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Satya Nadella will be in Washington today making the case that Microsoft is the tech titan that the federal government can trust. 

“Trust as an asset is at the center of most discussions we have with government leaders,” the Microsoft chief executive will say at the company's Government Leaders Summit, according to prepared remarks shared exclusively with The Technology 202. 

“We know that government leaders need to trust in technology and in technology providers, which we work to earn every day, just as governments are looking to build trust with their own stakeholders and citizens," he'll say in the speech to about 200 government officials and tech leaders. Nadella will dedicate much of the speech to underscoring the company's commitment to privacy, cybersecurity and ethics. 

Nadella is clearly trying to carve out a competitive advantage for Microsoft, which has managed to stay out of the eye of the storm in Washington where its tech rivals are at the center of growing techlash. As the U.S. government increasingly buys tech products from big tech players, Microsoft may have an edge since it doesn't face the same scrutiny of its business from federal and state regulators. As companies such as Amazon and Google are battered with antitrust investigations and privacy mishaps, Microsoft can avoid playing defense — and make a positive pitch to work with government. (Amazon founder and CEO Jeff Bezos owns The Washington Post.)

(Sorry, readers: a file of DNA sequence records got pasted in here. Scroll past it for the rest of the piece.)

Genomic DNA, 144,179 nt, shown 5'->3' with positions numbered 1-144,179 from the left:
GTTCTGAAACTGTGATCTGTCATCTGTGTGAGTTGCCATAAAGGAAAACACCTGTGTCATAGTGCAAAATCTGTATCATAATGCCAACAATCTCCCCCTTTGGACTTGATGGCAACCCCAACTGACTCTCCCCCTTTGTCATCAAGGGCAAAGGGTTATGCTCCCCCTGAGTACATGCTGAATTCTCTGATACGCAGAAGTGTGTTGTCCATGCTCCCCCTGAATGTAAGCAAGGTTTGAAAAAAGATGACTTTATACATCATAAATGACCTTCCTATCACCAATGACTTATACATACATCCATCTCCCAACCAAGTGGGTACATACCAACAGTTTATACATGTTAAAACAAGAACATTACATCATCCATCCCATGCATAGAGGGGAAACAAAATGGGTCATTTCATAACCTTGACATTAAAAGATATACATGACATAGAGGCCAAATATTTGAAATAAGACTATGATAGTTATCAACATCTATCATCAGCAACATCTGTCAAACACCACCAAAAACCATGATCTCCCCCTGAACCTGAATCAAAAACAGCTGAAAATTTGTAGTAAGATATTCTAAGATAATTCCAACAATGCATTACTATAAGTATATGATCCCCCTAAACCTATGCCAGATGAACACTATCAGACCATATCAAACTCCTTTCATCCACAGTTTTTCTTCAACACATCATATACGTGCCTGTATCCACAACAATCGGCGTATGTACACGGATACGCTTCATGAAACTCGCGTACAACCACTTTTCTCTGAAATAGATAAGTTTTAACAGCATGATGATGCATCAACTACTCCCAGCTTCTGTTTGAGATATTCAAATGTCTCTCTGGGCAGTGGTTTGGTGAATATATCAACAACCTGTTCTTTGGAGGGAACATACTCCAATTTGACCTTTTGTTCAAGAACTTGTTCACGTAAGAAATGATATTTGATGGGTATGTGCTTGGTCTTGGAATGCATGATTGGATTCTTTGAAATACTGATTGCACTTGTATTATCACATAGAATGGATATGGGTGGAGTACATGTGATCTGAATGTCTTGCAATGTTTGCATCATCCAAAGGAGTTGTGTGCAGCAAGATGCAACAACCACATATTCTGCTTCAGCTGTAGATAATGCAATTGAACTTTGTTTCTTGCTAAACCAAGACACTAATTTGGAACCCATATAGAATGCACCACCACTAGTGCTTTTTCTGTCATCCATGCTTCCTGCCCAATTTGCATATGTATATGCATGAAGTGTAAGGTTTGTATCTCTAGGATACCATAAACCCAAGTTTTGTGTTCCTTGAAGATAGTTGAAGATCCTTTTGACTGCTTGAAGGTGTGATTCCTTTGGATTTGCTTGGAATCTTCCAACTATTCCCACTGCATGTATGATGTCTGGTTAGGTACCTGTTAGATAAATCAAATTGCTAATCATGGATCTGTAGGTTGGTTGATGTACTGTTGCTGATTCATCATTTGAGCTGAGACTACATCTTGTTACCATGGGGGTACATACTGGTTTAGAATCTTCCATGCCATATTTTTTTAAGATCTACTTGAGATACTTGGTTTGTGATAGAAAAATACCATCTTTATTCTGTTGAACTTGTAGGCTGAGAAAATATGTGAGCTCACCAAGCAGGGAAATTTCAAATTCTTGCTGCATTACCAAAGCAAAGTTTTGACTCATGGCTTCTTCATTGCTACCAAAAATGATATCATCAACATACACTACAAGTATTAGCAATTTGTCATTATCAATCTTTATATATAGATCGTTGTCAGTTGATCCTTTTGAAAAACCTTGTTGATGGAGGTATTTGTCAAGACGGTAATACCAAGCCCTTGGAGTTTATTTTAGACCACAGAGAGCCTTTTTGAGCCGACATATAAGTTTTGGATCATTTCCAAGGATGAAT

Nadella also made clear that Microsoft is doubling down on trying to do business with the federal government after tech companies have faced backlash for working with the military and Trump administration. 

“We want to partner with government — not to be dependent on us from a technology standpoint, but to become independent users and builders of technology, working together with us,” he will say. 

Nadella will highlight Microsoft's commitment to building “responsible” artificial intelligence, as the government turns to Big Tech to keep up with the latest in AI and cloud computing. “We believe in responsible AI, and ask the tough questions, like not just what computers can do but what they should do,” Nadella will say. 

Nadella's sales pitch represents a very different tack from that of Google, which dropped a key artificial intelligence contract with the Pentagon last year after employees protested due to concerns that the technology they built would be used for warfare. Google also backed off from bidding for a major government cloud computing contract, known as Project JEDI.